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Friday Night Organ: The Italian Baroque CONTINUES!
I know I said we were going back to Germany and the Flemish school BUT last week I forgot to include Claudio Monteverdi. (1567- 1643) WHY you ask? It was a mental block on my part. You may have noticed that we have explored vocal music of a secular and religious nature BUT no opera. That is because prior to 1600 there was no such thing as opera. Which is fine with me because I hate opera---well grand opera anyway. Music aside grand opera is NOTHING more than extreme blue-pill, pussy worshiping soap-opera (no coincidence there) Bullshit. "But what about Wagner?" you say---I say: ever actually read the story line behind Lohengrin, or Tristan and Isolde? Blue pill crap
Well lets get back on topic. The first Opera was written by an Italian named Jacopo Peri, and the work was entitled Dafne. This work has been lost and we only know it through secondary sources. Peri's second Opera Euridice, was written and first performed in 1600. It is the first opera score to have survived to the present day. I've heard this opera and I must admit it is pretty good---no it is not anything like grand opera, rather it is more akin to a long oratorio. The oldest opera still regularly performed is Monteverdi's L'Orfeo, composed in 1607 for the Court of Mantua. BUT even back then the subject matter of these operas was thoroughly blue pill. For example perhaps Monteverdi's most famous opera is L'incoronazione di Poppea, first performed in 1643. It describes how Poppaea, a mistress of the Roman Emperor Nero, is able to achieve her ambition and be crowned empress---you guys can probably guess what is involved in her efforts.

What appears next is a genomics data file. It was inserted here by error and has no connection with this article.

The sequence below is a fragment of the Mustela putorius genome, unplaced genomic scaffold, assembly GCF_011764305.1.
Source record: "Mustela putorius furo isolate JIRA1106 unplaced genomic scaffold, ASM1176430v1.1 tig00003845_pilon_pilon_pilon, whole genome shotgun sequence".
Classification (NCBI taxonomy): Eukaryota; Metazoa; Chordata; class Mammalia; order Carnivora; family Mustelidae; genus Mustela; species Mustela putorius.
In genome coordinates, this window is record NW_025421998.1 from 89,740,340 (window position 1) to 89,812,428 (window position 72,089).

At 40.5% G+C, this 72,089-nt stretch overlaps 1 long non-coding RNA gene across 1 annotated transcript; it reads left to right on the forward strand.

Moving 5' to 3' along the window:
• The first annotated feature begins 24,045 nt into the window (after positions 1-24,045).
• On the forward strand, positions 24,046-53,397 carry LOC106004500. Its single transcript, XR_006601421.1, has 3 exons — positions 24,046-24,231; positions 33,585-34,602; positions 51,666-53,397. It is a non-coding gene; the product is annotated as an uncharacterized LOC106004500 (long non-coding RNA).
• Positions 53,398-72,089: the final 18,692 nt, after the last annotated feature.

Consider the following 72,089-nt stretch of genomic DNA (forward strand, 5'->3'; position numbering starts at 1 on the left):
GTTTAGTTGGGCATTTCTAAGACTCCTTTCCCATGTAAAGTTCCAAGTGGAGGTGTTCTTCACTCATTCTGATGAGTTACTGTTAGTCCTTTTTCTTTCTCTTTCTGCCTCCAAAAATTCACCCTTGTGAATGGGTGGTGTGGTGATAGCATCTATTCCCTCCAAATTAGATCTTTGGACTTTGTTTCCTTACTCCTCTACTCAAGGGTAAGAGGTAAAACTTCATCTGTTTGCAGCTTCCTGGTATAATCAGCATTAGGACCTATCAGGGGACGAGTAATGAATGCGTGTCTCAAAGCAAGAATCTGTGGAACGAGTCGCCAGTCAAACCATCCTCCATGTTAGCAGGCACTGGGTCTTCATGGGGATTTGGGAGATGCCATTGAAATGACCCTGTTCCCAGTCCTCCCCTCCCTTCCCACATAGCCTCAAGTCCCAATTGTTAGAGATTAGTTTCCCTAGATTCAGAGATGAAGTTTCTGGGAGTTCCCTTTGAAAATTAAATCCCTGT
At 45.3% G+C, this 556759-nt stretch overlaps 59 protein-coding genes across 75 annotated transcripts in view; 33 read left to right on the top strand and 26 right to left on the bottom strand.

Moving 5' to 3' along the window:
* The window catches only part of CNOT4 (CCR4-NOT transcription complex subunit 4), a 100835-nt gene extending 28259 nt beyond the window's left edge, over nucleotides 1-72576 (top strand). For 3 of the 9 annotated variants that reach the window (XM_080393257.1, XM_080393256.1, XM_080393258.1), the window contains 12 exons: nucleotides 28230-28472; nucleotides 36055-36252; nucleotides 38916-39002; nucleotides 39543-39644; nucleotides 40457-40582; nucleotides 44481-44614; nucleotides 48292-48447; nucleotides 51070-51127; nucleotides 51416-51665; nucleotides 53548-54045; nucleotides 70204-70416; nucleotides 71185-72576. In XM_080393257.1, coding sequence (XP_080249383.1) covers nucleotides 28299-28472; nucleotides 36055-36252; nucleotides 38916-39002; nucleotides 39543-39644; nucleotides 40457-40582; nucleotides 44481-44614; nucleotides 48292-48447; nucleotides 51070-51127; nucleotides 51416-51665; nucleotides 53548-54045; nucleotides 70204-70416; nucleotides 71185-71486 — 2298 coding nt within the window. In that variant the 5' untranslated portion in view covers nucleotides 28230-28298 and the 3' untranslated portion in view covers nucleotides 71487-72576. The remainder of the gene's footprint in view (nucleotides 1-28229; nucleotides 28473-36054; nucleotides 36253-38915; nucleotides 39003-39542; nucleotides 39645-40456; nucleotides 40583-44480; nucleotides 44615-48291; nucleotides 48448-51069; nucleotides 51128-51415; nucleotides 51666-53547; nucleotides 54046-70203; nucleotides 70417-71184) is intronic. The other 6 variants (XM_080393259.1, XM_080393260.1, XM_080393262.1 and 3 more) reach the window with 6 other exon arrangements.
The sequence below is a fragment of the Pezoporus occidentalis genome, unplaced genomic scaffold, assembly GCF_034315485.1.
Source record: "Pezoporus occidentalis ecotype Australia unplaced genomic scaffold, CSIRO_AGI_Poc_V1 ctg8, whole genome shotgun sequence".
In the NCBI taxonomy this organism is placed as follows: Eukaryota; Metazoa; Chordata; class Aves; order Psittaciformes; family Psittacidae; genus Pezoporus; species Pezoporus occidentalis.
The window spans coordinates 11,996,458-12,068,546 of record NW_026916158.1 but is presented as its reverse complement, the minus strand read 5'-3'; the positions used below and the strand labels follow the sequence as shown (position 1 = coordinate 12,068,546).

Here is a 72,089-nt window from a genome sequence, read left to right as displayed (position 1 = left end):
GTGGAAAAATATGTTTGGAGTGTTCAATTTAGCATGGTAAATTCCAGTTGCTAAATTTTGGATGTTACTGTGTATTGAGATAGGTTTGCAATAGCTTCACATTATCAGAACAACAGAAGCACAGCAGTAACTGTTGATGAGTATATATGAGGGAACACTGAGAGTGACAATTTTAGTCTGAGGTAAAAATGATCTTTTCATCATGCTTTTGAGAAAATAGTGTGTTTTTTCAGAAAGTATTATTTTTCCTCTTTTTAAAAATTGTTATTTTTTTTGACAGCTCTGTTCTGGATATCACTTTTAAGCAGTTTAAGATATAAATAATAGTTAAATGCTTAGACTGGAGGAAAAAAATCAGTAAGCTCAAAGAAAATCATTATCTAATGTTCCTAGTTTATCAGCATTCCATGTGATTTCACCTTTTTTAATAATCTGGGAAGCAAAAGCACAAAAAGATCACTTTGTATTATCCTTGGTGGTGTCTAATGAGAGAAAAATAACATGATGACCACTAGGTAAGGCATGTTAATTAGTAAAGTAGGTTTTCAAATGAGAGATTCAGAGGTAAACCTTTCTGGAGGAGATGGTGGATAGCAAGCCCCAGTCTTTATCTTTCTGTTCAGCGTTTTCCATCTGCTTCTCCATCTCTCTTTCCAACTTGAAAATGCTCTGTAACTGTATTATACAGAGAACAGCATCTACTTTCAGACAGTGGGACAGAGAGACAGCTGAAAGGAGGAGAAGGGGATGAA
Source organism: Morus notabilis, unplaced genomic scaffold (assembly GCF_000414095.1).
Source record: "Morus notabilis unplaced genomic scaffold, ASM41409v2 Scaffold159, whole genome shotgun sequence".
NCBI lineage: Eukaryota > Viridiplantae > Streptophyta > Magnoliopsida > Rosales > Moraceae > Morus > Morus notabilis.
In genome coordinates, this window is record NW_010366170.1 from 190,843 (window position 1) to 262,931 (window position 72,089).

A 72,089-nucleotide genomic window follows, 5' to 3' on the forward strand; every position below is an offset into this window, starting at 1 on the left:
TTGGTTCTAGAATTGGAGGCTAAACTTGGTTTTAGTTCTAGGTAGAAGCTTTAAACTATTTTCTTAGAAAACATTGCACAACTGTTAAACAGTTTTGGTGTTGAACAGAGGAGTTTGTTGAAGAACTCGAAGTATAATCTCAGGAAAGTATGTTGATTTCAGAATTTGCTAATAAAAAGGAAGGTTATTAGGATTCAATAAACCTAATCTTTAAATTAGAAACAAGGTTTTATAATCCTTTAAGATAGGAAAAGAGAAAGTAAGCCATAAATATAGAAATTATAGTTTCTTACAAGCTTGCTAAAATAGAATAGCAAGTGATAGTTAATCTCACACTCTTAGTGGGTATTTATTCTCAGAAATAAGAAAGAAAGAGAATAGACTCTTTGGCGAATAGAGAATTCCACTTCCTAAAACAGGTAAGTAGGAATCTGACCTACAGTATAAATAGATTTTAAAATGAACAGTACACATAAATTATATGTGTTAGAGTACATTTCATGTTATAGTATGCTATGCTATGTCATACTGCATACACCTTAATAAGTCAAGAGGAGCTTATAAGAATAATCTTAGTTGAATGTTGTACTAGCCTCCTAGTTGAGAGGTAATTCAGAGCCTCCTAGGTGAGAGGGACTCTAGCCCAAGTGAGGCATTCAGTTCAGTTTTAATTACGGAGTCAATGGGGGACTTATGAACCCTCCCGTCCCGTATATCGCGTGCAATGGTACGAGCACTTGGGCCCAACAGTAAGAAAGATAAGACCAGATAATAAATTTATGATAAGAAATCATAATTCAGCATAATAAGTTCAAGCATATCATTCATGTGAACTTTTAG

The history of Montevedi's life is extensive so if your interested in the details; here is the link: https://en.wikipedia.org/wiki/Claudio_Monteverdi So lets get on with some music. No I'm not going to play any of the opera---tough luck EVEN though some it is pretty good. Instead we begin with a pair of toccatas (I and II) ironically from his opera L'Orfeo scored for brass and reed. You'll note it sounds very much like Gabrieli's stuff---demonstrates the power of his influence in San Marco.
And a work for brass, organ and choir Deus in Adjutorium
And here is a small selection from his Vespers, performed in Monteverdi's own church and accompanied by the pipe organ HE used.
Finally his Gloria Patri
Next week back to Germany I PROMISE for real this time---except maybe a short stop over in either Austria or France....or maybe Spain.
Italians? Here's Italia! It's not an organ, but like me it does have allot of brass! 😆
I find myself liking the works by Monteverdi more than those by Gabrieli. I wonder if that is due to being jaded by the numerous very talented composers that have followed in the footsteps of these early composers? No doubt the compositions by these earlier composers had a greater impact on the audiences of their time, as opposed to those of us who might be little jaded, having had the opportunity, via technology to listen to such a wealth of composers. Thanks for htis ongoing series.
Very true BSC, Monteverdi achieved a level of fame far in excess of the other guys. I'm sure this wasn't due to various political connections, or the popularity of the new art style "opera".
Van Halen! Most the way!
Boston! The rest of the way!
I think I posted the Vivaldi once before but no worries we will get him eventually
The truth of opera never made me dislike it enough to banish it completely from listening for me. It is the same as some older music from Bob Dylan. The music is blue pill and not realistic, but it is still good music.
That said, it is not something that I can listen too all of the time, because it will start to get on my wick eventually.
A new menu option is now under Keep it classy on the forum menu above the forum display. The display of it may change in time, but it is a start.
This will keep an easy access archive of these posts, as I enjoy going back to these time to time, and believe that I am not the only one.
"Remember, you're fighting for this woman's honor, which is probably more than she ever did."
Groucho Marx: Duck Soup (1933)